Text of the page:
How to Deal With Pain the Natural Way

How to Deal with PainThis past Tuesday, June 7, 2016, marked the first of several appearances LVRC’s own Medical Director, Dr. Mel Pohl, will be making on PBS television! The segment, entitled The Pain Antidote with Dr. Mel Pohl, premiered first on Detroit Public Television and will later appear on PBS stations across the US. In the special, Dr. Pohl provided insights on how to view chronic pain and shared proven ways chronic pain sufferers can cope without the use of prescription medication and build a life free of suffering.

As part of a special sneak peak, we’ve compiled a list of Dr. Pohl’s most helpful tips. You can discover more practical pain recovery advice by watching Dr. Pohl’s special on public television (check local listings for details) or by reading one of his bestselling pain recovery books, available through Central Recovery Press.

Watch Dr. Pohl in a video clip below for further details of his upcoming show(s):

 

Here are Dr. Pohl’s top seven tips for how to deal with pain, avoid pain medication addiction, and live a happier, healthier life.

1. Incorporate mindfulness into everyday life

Mindfulness practices involve noticing what’s present in the moment without judgment. Meditation is one of the best mindfulness activities. The benefits of incorporating even just a few minutes of meditation into your daily routine are numerous, and can assist in decreasing and ending chronic pain suffering.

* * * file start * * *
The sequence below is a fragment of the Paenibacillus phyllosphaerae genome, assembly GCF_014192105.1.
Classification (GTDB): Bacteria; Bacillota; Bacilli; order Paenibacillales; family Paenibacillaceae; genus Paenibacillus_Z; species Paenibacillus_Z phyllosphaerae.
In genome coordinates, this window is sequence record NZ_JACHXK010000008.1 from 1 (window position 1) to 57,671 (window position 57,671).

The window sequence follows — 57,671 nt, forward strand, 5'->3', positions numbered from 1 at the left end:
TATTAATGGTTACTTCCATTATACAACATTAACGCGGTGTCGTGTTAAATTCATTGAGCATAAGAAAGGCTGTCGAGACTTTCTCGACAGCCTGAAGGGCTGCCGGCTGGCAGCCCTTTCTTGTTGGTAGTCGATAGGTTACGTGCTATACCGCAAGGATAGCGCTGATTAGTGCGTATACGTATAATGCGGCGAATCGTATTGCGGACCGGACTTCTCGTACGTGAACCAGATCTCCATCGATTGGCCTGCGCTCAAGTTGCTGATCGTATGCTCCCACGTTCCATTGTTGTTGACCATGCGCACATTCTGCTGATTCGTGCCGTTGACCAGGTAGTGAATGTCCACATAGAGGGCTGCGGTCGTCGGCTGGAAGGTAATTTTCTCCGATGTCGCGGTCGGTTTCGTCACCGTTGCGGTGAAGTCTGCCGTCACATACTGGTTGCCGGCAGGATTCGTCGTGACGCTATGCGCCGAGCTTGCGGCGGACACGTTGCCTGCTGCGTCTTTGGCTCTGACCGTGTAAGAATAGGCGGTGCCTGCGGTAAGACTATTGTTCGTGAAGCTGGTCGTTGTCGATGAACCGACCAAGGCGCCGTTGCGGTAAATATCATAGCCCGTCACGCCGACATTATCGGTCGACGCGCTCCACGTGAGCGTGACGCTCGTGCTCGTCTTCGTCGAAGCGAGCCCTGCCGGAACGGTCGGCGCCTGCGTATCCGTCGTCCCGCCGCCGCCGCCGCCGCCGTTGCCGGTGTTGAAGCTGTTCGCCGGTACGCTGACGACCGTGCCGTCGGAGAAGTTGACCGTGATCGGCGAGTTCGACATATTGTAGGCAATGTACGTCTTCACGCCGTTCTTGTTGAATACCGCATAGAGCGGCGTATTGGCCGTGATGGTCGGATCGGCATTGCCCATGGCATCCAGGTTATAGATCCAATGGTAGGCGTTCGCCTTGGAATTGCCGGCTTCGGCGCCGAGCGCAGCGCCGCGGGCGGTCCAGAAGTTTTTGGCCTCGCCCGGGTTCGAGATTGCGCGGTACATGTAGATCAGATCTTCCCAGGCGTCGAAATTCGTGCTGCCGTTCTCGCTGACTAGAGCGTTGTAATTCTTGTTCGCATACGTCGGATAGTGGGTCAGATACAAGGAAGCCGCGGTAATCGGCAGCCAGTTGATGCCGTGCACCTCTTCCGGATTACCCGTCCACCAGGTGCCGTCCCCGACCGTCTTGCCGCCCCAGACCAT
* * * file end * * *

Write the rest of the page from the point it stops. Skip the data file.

The results of regular meditation include:

  • Enhanced immune system
  • Increased ability to regulate emotions
  • Reduction of stress, depression and even physical pain

A daily meditation routine doesn’t have to involve sitting in lotus position for several hours at a time. A meditative session can be as simple as sitting still for a few minutes or taking a few deep, focused breaths.

Mindfulness involves drawing attention and awareness to the physical body and whatever task is at hand; refocusing the energy away from the mental noise and towards the “here and now”.

You can devote a small portion of your day to mindfulness by doing the following:

  • Remove all mental distractions—Turn off your TV during dinner, for example, or leave the iPod at home the next time you go for a walk.
  • Divert your focus towards any physical sensations you may be experiencing.—The next time you eat, for example, notice how the food tastes as you slowly chew and swallow. Or if you’re out enjoying a walk, pay close attention to the feeling of the ground beneath your feet as you take each step.

Pain is often intensified by negative thoughts and emotions. Thus, the more you can quiet your mind and learn to control your moods, the less intense your pain may feel.

2. Investigate acupressure and acupuncture

Getting a massage or visiting an acupuncturist can help with pain reduction because it increases circulation and energy flow, which can naturally reduce inflammation. You can learn specific acupressure points that are pain-relieving.

3. Avoid foods and other toxins known to cause pain

Many fail to realize the profound effect diet can have on lessening chronic pain. Certain foods have been known to exasperate pain, including the following:

  • Sugar—Consuming foods rich in sugar can cause your cells to create substances called AGEs, which are toxic to your body. As your body works to dismantle the AGEs, inflammation occurs. This can result in arthritis, cataracts, wrinkles and heart disease.